Surge Suppressors Information


Surge suppressors, also known as surge protectors or surge protection devices (SPD), serve as interfaces between aSurge Protective Device image power source and a powered device. They allow passage of electrical current when the voltage is within an allowable range; if the voltage spikes above the prescribed level, the suppressor routes the extra voltage to ground, preventing damage to the connected device.


The simple diagram below describes a surge suppressor's basic operation. This particular suppressor uses metal oxide varistor (MOV) technology which is described in detail below. When normal electrical current flows through the circuit, choke coils or capacitors connected to the gray hot wire move current through the device. In the case of a voltage spike or surge, one of various technologies (in this case the red MOVs) safely conducts the extra voltage into the green ground wire, preventing it from entering and possibly damaging the power outlet and attached connector.


Surge Protector Operation diagram

Image credit: HowStuffWorks


Voltage Transients


Transients are defined as any short-lived bursts of electrical energy in an electrical circuit. Surge protection devices are generally able to handle both voltage spikes and surges.


Spikes typically last less than one millisecond (ms). For comparison, a single cycle of 60 Hz alternating current (AC) power takes about 16 milliseconds to complete.

Voltage Spike Chart

Image credit: Frap


Spikes may be caused by:


  • Lightning
  • Power outage
  • Tripped circuit breakers
  • Short circuits
  • Electromagnetic pulses (EMP)
  • Switch malfunctions or contact "bounce"

Surges are voltage increases that last more than a few seconds, and are typically caused by electric power distribution system malfunctions.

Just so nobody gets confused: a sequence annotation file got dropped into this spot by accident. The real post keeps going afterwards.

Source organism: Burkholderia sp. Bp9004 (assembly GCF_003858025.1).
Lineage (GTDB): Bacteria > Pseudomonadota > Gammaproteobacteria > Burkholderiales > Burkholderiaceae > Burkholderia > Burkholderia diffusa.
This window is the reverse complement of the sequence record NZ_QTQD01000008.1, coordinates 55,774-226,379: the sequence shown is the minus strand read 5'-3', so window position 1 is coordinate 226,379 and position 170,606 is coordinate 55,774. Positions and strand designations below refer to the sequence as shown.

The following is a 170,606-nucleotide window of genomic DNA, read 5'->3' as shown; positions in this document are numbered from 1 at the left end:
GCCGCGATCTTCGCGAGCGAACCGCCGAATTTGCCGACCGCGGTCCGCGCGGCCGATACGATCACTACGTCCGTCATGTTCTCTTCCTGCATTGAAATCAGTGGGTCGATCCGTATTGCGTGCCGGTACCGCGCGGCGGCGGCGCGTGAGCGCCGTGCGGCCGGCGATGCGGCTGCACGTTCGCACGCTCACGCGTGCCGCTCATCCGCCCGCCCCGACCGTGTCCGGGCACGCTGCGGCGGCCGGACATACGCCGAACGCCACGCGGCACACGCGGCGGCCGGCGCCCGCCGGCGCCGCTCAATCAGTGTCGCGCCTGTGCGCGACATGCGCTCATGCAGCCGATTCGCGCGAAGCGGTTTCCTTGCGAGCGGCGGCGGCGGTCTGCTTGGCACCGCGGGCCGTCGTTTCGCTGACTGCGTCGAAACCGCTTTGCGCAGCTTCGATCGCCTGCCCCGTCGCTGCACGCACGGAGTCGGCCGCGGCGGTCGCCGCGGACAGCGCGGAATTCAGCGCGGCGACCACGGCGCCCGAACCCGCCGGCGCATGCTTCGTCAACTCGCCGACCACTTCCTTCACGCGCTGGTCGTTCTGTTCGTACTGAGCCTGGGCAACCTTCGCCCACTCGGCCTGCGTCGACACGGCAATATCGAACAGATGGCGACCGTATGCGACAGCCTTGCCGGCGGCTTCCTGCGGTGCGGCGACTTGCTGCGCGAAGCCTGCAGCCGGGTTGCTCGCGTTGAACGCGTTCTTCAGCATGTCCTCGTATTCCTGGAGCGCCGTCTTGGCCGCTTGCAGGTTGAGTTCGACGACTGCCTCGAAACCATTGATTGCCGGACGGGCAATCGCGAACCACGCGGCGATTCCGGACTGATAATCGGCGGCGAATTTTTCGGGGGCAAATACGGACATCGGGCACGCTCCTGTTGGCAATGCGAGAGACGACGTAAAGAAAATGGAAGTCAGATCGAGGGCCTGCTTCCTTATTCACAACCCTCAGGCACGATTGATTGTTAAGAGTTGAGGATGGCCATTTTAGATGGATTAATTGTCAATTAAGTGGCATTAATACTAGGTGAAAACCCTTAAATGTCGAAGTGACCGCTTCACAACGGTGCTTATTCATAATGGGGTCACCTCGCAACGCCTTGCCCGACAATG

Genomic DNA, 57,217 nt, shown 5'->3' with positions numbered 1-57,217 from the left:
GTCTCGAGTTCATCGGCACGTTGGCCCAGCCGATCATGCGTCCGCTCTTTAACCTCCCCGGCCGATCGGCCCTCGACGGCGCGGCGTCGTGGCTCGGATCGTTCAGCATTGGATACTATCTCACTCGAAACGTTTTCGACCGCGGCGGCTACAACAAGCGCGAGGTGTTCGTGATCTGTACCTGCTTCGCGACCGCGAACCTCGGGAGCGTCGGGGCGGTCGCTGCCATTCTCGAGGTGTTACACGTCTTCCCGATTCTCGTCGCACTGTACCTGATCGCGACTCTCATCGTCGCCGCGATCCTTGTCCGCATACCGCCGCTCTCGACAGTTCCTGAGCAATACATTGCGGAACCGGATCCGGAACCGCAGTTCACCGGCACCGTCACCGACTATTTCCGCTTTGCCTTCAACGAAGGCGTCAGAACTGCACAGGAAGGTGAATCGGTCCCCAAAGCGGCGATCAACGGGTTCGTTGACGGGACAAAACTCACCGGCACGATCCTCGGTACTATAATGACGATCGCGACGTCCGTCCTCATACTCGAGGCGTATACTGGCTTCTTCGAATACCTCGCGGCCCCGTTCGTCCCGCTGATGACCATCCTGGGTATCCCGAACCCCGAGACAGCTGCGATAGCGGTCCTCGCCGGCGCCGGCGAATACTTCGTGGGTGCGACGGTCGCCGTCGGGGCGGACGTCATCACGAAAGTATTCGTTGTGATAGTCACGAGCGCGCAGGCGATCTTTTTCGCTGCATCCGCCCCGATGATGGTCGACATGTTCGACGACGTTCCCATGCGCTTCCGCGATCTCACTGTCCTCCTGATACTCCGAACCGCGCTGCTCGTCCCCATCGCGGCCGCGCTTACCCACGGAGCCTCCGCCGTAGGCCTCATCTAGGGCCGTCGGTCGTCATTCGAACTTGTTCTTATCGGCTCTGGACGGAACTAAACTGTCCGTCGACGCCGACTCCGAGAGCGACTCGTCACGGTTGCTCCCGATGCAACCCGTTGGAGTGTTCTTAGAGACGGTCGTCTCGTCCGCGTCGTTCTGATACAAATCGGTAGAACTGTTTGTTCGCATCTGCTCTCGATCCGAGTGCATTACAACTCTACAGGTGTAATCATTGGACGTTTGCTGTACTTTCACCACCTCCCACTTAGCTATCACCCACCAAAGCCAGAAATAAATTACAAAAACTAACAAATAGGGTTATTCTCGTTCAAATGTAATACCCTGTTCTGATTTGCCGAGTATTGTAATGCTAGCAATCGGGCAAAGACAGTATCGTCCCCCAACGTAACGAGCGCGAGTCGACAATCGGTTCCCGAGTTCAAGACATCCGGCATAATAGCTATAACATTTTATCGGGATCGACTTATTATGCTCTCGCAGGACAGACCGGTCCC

Despite the fact that these two phenomena are referred to as voltage spikes and surges, they are properly energy spikes which are measured in joules (a unit involving voltage, current, and time) rather than voltage.


Selection tip: Surge suppressors rated to 200-1050 J meet the needs of most consumer applications. Products rated to 2000+ J are best suited for large appliances or light industrial use.




Surge suppressors may incorporate one of several different technology types to operate effectively. The table below summarizes basic information about each technology type.







Low cost, reliable

Can only withstand short pulses

General purpose

Avalanche diode

High breakdown voltage

Easily destroyed by typical power system surges

Static protector, data systems

Thyristor diode

Handles repeated high voltage surges



Gas tube

Very high voltage

Slow response time

High voltage systems



Metal Oxide Varistor


Metal oxide varistors (MOV) are variable resistance devices situated between a surge suppressor's ground wire and hot wire. When normal voltage is applied, MOVs exhibit very high resistance, allowing the current to continue through the hot wire. When a voltage spike occurs, the MOV's resistance drops, allowing the extra current to flow through the varistors and safely into the ground wire. Metal oxide varistors are able to conduct both polarities of a typical AC power cycle.